IBM allegedly targeted older American workers with layoffs, firings and forced retirement to systematically replace them with younger, cheaper millennials and overseas workers, according to a new report.

In the past five years, the investigation found more than 20,000 IBM workers -- about 60 percent of its estimated total U.S. job cuts in that period -- were over the age of 40. IBM, which still employs 400,000 people worldwide, flouted domestic laws and regulations protecting older workers from age discrimination by not providing information on why they were fired, required them to sign away the right to sue IBM and converted job cuts into retirements to avoid public disclosure requirements, alleged the report published Thursday by ProPublica and Mother Jones.

"We are proud of our company and our employees' ability to reinvent themselves era after era, while always complying with the law," said IBM spokesperson Edward Barbini in the report. "Our ability to do this is why we are the only tech company that has not only survived but thrived for more than 100 years."

IBM did not immediately respond to a request for comment to this news organization regarding the report.

ProPublica and Mother Jones uncovered internal documents that allege IBM was aggressively looking into hiring a younger workforce. In one 2014 internal presentational slide, it read CAMS -- an IBM moniker for new emerging technologies like cloud services, mobile, big data and social media -- "are driven by millennial traits." In the same presentation, baby boomers were depicted as "more dubious" of analytics, placing "less stock in the advantages data offers" and less "motivated to consult their colleagues or get their buy in," according to the report.

Internal spreadsheets that evaluated IBM workers' performance and listed workers on the chopping block alleged IBM's job-elimination strategy skewed toward older workers, according to the report. One spreadsheet from 2016 created to start the process of layoffs, job outsourcing and replacement had more than 400 full-time IBM workers listed; 90 percent of the workers were over the age of 40, according to the report.

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Another spreadsheet from 2014, with more than 600 IBM workers listed, evaluated job performance -- the ones with no or low scores were more susceptible to layoffs. ProPublica and Mother Jones found employees with no points on their job performance averaged around 30 years of employment with IBM. However, in the same spreadsheet, the vast majority of the employees with no points had a rating from their superiors who said they were good enough to stay on in their current job or in a promoted job, according to the report.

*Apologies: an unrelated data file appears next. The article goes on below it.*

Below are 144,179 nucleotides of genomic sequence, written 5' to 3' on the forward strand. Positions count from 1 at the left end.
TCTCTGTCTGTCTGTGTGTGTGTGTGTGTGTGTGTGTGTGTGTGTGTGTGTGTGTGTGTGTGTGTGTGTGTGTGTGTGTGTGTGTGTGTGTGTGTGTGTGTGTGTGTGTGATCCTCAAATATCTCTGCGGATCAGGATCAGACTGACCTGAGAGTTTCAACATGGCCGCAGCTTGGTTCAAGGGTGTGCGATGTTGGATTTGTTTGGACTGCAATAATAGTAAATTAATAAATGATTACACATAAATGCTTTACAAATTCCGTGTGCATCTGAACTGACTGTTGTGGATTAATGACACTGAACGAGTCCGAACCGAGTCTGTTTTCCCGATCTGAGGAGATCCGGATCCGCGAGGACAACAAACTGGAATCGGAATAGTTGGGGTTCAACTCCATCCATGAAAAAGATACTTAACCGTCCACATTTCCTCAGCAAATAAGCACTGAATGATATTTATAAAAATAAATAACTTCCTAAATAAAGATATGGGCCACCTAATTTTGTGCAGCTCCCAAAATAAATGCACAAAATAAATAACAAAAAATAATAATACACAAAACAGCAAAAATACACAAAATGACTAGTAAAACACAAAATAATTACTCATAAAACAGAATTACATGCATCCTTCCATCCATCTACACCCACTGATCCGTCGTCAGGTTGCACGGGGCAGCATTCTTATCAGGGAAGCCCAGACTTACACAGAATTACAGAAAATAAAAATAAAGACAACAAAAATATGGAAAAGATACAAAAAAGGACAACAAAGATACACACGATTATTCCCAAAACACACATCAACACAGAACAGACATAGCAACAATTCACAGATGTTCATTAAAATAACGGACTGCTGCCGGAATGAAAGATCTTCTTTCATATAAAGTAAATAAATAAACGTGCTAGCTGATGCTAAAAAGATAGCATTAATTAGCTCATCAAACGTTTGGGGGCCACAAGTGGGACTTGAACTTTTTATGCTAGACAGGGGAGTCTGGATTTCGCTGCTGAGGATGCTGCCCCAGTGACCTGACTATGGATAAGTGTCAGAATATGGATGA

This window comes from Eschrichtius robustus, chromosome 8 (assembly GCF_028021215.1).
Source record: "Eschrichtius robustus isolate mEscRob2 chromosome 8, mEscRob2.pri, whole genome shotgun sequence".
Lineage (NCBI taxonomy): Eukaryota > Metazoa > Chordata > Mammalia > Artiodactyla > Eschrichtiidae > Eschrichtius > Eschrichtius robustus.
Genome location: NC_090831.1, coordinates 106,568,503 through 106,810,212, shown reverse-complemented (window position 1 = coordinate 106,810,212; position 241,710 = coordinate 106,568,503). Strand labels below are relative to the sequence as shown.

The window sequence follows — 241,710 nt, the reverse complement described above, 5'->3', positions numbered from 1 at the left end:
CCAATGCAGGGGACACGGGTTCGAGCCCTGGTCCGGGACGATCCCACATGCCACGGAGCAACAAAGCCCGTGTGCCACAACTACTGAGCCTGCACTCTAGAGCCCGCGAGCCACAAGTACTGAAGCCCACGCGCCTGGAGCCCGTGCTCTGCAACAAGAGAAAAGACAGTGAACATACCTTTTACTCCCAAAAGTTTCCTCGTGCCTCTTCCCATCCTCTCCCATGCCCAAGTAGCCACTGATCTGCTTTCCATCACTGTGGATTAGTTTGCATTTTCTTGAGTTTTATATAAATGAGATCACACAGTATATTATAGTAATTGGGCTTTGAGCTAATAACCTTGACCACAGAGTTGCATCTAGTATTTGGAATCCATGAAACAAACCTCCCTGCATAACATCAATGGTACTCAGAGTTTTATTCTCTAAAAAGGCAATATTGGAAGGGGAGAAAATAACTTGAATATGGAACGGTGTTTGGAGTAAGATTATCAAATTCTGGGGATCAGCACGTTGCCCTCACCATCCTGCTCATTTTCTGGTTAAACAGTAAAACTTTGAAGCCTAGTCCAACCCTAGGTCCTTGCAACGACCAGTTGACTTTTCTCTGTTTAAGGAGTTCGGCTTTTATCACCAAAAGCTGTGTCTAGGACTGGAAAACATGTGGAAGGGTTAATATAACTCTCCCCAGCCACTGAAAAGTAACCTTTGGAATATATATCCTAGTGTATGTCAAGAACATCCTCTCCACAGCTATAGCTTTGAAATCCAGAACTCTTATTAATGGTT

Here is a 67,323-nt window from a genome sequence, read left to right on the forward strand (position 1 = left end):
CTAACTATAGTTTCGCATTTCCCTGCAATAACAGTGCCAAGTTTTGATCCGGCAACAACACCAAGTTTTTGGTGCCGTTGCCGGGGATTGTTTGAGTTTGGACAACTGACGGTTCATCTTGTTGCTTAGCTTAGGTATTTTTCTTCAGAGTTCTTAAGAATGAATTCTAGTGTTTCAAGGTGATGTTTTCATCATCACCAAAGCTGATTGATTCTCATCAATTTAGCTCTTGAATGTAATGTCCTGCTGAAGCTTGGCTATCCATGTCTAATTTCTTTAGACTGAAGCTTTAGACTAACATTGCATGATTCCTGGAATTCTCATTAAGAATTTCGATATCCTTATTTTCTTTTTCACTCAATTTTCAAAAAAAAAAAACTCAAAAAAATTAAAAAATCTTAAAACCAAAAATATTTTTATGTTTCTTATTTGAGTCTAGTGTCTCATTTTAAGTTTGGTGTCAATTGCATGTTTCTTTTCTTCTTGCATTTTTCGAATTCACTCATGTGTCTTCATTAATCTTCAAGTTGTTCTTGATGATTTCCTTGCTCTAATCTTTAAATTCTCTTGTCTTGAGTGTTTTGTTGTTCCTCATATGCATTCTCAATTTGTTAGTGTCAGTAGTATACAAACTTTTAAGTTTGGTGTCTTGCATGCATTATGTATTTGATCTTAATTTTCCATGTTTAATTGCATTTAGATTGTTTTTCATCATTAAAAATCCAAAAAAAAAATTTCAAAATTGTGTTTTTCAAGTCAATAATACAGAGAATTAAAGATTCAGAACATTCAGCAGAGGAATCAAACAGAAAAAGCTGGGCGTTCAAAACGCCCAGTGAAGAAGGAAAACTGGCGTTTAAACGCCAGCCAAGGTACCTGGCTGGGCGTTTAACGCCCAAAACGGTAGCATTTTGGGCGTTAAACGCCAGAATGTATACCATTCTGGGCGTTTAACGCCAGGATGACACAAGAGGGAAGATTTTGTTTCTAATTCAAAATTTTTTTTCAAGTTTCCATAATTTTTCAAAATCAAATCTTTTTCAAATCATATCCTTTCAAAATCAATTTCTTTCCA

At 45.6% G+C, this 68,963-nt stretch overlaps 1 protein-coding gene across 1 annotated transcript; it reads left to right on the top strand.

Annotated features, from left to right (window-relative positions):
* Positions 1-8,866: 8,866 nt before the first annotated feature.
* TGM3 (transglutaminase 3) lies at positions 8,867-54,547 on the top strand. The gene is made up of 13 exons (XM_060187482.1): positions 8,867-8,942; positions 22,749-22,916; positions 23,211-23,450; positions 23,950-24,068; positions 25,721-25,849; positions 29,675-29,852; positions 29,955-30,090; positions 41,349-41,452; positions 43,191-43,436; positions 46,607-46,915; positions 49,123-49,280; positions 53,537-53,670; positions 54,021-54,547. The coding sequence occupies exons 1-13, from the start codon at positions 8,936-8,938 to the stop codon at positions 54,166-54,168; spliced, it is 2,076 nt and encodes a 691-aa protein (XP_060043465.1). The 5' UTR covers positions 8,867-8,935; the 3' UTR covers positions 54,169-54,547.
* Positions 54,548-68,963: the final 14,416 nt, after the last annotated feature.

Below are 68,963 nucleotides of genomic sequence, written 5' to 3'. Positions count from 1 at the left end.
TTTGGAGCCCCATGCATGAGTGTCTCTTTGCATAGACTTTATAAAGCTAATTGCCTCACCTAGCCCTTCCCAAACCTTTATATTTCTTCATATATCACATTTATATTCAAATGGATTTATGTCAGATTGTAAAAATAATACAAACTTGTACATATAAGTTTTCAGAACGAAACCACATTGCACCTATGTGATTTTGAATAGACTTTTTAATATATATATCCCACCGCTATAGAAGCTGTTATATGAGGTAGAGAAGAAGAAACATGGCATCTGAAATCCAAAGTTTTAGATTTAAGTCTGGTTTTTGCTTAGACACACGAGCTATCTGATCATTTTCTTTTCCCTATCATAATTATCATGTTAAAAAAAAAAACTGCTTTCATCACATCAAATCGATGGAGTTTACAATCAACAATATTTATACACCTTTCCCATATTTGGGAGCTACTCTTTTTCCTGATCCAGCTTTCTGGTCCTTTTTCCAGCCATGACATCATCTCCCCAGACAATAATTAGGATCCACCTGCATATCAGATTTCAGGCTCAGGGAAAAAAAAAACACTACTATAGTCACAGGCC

IBM allegedly skirted around the issue of publicly disclosing its corporate layoffs after 2014, a regulation in the Age Discrimination in Employment Act, says the report. Before 2014, IBM provided two lists -- one of those who were laid off and their positions and ages, but not names, and another of those who were staying on -- to those who were laid off. But after 2014, IBM stopped providing the lists, saying the lists "infringed on employee privacy".

To nullify the necessity of public disclosure of its layoffs, IBM allegedly chose in a new 2014 company layoff policy to drop age from one of its many waived categories of what laid-off workers receiving severance could take to court. In short, former IBM workers could technically sue IBM for age discrimination, according to the report. But the layoff policy also had employees waive their rights to take cases to court and the right to join other workers to make a case -- limiting them to a confidential and private arbitration process to pursue age-discrimination cases.

With no public disclosures of layoffs, IBM workers had to resort to banding together online in Facebook groups under names like "Watching IBM" or "Geographically Undesirable IBM Marketers," according to a separate post by ProPublica explaining how it began reporting on this investigation.

Some IBM employees over the age of 40 allege IBM offered either an early, voluntary retirement or a layoff, leaving no choice but to accept a retirement package. One employee who worked remotely retired after being given 30 days to decide to move 2,600 miles to work on an IBM campus.

Another employee lost his job at IBM but was signed on as a subcontractor with a lower wage and no benefits such as health care two weeks later. IBM allegedly contracted ex-employees dozens of times, according to the report.